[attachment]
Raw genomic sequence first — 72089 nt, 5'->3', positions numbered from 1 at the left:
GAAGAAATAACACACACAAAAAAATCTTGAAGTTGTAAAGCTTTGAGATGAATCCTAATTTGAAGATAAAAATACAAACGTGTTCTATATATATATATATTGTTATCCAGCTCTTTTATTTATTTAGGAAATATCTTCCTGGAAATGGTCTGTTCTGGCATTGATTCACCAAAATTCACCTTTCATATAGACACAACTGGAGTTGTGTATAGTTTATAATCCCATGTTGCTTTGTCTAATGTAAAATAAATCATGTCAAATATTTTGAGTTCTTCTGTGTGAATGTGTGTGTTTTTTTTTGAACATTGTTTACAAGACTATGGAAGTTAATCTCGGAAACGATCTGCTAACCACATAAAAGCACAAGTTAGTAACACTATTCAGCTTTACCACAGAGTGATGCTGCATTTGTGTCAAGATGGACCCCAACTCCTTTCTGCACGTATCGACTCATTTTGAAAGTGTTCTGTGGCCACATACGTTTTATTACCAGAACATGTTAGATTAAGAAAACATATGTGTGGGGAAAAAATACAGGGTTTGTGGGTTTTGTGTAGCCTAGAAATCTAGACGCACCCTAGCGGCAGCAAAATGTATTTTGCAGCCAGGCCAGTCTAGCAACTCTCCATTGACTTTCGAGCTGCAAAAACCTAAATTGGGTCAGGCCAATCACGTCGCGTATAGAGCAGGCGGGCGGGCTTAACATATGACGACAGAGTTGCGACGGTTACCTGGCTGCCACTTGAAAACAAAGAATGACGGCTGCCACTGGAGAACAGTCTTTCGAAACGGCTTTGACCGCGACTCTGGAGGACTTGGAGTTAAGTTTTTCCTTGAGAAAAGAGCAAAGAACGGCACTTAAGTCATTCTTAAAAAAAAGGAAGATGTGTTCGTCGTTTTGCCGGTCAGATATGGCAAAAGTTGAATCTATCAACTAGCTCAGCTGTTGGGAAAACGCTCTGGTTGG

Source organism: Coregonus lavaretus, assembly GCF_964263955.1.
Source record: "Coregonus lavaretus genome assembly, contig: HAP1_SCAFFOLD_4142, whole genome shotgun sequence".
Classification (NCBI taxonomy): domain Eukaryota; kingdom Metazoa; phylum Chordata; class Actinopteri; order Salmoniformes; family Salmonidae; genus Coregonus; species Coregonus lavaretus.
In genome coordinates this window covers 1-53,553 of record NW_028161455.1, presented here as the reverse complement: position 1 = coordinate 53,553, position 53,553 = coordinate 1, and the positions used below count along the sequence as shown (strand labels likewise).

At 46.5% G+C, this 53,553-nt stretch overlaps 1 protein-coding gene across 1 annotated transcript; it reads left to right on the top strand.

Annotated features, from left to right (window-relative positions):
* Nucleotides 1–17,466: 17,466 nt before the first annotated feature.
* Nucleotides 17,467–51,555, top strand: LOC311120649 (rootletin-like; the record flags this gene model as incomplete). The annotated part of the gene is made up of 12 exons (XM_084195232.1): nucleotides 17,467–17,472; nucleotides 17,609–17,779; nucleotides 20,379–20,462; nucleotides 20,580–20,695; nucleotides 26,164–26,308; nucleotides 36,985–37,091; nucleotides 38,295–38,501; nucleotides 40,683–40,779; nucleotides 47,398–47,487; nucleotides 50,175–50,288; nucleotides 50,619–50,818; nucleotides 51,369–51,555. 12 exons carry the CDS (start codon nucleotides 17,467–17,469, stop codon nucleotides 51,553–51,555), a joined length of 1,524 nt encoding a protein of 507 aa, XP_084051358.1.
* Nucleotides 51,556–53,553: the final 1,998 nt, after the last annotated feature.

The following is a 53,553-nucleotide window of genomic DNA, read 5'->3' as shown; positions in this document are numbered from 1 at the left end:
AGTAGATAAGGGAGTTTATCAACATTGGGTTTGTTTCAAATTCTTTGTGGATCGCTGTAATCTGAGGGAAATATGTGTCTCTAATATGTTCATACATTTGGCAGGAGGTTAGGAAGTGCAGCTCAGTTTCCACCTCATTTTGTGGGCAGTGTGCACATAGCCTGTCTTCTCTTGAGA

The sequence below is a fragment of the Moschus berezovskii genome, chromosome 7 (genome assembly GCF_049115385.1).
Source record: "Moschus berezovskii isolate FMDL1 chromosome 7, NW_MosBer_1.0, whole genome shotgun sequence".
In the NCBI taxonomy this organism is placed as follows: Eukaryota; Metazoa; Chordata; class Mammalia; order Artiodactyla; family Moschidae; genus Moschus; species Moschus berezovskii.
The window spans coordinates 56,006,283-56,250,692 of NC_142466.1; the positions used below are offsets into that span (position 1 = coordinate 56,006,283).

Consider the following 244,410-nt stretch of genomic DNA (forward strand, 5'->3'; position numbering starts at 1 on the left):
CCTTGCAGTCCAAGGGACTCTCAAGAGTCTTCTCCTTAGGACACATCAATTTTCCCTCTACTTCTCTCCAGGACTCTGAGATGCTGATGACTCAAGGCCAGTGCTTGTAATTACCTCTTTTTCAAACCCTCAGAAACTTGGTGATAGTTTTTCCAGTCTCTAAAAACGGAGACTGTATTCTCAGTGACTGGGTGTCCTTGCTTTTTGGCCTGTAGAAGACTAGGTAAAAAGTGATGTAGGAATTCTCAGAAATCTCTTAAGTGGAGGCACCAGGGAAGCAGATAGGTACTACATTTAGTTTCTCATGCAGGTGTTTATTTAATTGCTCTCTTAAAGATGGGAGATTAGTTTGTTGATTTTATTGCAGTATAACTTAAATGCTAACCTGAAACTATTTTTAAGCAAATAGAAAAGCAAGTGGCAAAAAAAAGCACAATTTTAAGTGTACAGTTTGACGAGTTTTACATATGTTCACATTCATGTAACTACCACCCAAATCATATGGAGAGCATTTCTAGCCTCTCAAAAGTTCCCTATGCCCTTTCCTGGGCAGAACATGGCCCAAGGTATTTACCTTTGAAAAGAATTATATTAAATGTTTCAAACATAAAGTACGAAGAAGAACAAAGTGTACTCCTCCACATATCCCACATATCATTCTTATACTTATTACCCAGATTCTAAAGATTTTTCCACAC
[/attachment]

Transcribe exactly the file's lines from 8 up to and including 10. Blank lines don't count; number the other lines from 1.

Annotated features, from left to right (window-relative positions):
* Nucleotides 1–17,466: 17,466 nt before the first annotated feature.
* Nucleotides 17,467–51,555, top strand: LOC311120649 (rootletin-like; the record flags this gene model as incomplete). The annotated part of the gene is made up of 12 exons (XM_084195232.1): nucleotides 17,467–17,472; nucleotides 17,609–17,779; nucleotides 20,379–20,462; nucleotides 20,580–20,695; nucleotides 26,164–26,308; nucleotides 36,985–37,091; nucleotides 38,295–38,501; nucleotides 40,683–40,779; nucleotides 47,398–47,487; nucleotides 50,175–50,288; nucleotides 50,619–50,818; nucleotides 51,369–51,555. 12 exons carry the CDS (start codon nucleotides 17,467–17,469, stop codon nucleotides 51,553–51,555), a joined length of 1,524 nt encoding a protein of 507 aa, XP_084051358.1.